This low-key provincial capital enjoys an enviable setting as the gateway to the glorious islands and beaches of the Andaman Coast. The surrounding landscapes are paradise made real, with jagged jungle-clad rock spires spiking up through cobalt seas and swaths of blazing white, flour-fine sand.
Krabi is a popular launching pad for travellers hoping to explore the region and has all the requisite public and private transport services needed to do so. Songthaews (converted pick-up trucks that function as buses) run to nearby beaches such as Ao Nang. Motorcycle taxis and regular taxis will take you wherever you wish to go on land, while long-tail boats and shared water taxis will transport you out to the islands.
Krabi Town makes a good base, but really the great outdoors is what this region is all about. You could don swimwear and sun yourself on the beaches, but with so much to see in the province, it would be a shame to spend all your time lying motionless on a towel. Organised swimming and snorkelling excursions regularly take visitors to offshore destinations such as Chicken Island, Koh Poda and Tub Island.
Back on dry land, the Wat Tham Suea cave temple complex is a good spot for the culturally curious, providing they can stomach the gruelling 1,000-plus steps up to the 600m summit. At the top, a giant golden Buddha and a rewarding sea view await. For those who yearn for something more high-octane, join the fearless climbers clinging on to the limestone cliffs in Railay.
While other visitors decamp to the beaches and islands during the day, it’s worth staying behind for a morning to wander around Krabi Town. Scour the stalls of the morning market, admire the views from the pretty riverside walk and look for the unusual ape-like figures standing guard atop the town’s traffic lights. These bizarre sculptures are representations of ape-man remains previously uncovered in the province.
Visitors to Krabi tend to come with heads full of sand and azure surf, and as such, aren’t drawn to the murkier, mangrove-lined island of Koh Klang. Despite being just a five-minute ferry ride from the centre of Krabi Town, this car-free island feels a million miles away. Visit the Muslim communities who make their living through rice farming, fishing and the production of handicrafts.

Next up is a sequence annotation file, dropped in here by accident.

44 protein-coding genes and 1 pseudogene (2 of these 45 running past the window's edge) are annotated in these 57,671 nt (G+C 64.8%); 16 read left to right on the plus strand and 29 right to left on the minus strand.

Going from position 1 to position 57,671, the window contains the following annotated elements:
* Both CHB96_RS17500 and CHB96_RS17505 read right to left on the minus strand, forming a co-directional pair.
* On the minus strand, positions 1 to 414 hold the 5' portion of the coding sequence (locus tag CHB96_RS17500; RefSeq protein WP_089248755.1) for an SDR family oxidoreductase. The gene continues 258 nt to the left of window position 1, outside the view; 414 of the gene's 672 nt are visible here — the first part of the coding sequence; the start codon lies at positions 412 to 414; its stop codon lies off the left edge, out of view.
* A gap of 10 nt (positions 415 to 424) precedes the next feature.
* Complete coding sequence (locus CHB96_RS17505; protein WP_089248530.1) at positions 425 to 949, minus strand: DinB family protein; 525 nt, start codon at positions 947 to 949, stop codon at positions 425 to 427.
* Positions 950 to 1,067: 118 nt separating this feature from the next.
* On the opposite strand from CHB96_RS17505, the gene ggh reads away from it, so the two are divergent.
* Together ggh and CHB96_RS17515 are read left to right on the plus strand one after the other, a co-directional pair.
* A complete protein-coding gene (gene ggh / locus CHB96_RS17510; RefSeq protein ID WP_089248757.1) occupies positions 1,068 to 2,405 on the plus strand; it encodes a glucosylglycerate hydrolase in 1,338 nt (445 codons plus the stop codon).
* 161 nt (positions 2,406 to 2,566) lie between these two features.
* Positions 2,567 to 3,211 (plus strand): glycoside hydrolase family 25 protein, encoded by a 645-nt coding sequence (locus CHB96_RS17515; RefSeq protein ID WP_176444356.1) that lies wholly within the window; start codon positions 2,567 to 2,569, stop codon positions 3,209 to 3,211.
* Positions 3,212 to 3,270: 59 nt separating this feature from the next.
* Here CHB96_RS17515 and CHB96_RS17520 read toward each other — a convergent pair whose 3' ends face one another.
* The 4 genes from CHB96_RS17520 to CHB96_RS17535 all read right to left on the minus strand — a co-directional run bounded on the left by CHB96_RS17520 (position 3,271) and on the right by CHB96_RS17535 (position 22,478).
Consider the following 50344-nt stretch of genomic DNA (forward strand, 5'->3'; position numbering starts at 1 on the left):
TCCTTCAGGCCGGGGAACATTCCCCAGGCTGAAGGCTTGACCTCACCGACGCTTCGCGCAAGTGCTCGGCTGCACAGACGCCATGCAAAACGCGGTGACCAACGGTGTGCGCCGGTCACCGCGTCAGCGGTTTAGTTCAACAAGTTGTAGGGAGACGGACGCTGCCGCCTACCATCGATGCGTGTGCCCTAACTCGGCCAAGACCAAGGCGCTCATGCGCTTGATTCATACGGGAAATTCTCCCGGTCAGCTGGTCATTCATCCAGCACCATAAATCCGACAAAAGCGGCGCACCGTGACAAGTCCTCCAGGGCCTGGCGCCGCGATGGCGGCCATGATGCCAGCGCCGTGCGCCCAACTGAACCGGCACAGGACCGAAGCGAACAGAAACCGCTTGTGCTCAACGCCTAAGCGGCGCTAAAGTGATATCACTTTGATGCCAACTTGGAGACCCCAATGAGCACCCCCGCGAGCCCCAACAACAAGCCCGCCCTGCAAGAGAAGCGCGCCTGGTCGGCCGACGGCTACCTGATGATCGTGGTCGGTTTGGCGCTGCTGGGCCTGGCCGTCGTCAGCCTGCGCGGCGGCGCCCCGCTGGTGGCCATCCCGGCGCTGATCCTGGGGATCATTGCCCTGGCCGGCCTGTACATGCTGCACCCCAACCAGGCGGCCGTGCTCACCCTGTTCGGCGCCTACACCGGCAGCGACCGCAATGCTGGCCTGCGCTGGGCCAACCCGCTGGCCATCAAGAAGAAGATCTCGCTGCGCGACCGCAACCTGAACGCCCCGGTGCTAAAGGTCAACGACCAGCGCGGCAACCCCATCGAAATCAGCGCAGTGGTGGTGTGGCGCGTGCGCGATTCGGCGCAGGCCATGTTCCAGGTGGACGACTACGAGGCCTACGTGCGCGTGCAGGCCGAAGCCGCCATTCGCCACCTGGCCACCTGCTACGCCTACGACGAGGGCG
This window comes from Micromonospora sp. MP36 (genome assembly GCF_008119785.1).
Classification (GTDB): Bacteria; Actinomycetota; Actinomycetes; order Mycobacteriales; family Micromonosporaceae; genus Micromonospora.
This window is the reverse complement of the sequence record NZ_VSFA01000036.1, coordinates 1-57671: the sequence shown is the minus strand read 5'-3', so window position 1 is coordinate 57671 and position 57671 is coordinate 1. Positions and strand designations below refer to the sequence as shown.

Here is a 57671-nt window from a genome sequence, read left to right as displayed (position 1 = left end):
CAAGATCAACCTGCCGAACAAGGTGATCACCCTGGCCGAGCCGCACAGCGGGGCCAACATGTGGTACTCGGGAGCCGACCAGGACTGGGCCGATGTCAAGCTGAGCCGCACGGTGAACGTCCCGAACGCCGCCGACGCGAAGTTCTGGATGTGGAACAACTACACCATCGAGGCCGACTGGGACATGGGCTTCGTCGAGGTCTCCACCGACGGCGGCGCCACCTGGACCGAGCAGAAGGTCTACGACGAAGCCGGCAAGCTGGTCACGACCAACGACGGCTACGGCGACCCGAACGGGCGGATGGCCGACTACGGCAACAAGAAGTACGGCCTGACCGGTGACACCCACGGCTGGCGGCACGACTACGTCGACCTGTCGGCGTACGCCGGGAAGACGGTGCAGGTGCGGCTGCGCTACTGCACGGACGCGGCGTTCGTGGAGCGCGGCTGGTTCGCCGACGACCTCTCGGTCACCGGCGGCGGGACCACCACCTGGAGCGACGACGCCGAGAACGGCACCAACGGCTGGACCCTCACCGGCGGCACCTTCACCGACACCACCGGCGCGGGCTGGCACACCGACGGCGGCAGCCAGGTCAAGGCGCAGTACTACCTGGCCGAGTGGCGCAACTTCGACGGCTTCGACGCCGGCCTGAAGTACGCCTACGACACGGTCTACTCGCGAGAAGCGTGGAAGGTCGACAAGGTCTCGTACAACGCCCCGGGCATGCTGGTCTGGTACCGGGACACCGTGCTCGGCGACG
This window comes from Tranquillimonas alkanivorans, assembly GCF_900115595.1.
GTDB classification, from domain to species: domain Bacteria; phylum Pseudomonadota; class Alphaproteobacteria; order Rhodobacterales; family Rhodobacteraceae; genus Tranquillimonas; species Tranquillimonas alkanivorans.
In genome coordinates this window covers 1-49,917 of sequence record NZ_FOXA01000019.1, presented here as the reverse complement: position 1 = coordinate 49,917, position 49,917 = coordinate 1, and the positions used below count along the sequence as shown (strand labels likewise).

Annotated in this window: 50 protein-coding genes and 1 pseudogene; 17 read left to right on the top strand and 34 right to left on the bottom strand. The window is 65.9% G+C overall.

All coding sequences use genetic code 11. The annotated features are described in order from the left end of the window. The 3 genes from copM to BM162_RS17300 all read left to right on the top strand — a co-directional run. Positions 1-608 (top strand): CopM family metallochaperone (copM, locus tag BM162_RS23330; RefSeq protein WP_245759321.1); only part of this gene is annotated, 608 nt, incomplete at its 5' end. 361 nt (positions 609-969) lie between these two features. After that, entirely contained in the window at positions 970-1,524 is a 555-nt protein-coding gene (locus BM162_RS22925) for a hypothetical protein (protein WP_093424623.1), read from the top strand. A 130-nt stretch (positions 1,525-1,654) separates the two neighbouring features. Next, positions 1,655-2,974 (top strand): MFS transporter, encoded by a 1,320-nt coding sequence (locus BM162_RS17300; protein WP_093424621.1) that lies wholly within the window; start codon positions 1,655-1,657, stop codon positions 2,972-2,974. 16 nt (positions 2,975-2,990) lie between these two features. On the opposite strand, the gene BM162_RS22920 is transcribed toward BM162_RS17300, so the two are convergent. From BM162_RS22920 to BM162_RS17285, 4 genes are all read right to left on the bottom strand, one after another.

North of Krabi is the spectacular Khao Phanom Bencha National Park. The park isn’t served by public transport, which can make getting there a little trickier, but it also means its excellent hiking trails, which lead to waterfalls and caves, are all but empty.
Krabi has an array of Western restaurants and chains offering everything from Italian to Mexican to cheeseburgers. If you want to eat like the locals do, head to the town’s night markets. There is one on Soi 10 Maharat Road and another near the old Chao Fah pier. At both, seafood and Satay dominate the offerings, though you can expect to see everything from wok-fried noodles to papaya salad to khao mok gai (Thai-style chicken biryani).
Another tempting option for street eats is Krabi’s ‘walking street’ market, which is held on Soi Maharaj 8 on Friday, Saturday and Sunday evenings. Traffic is blocked as vendors set up their simmering curry pots and sizzling grills.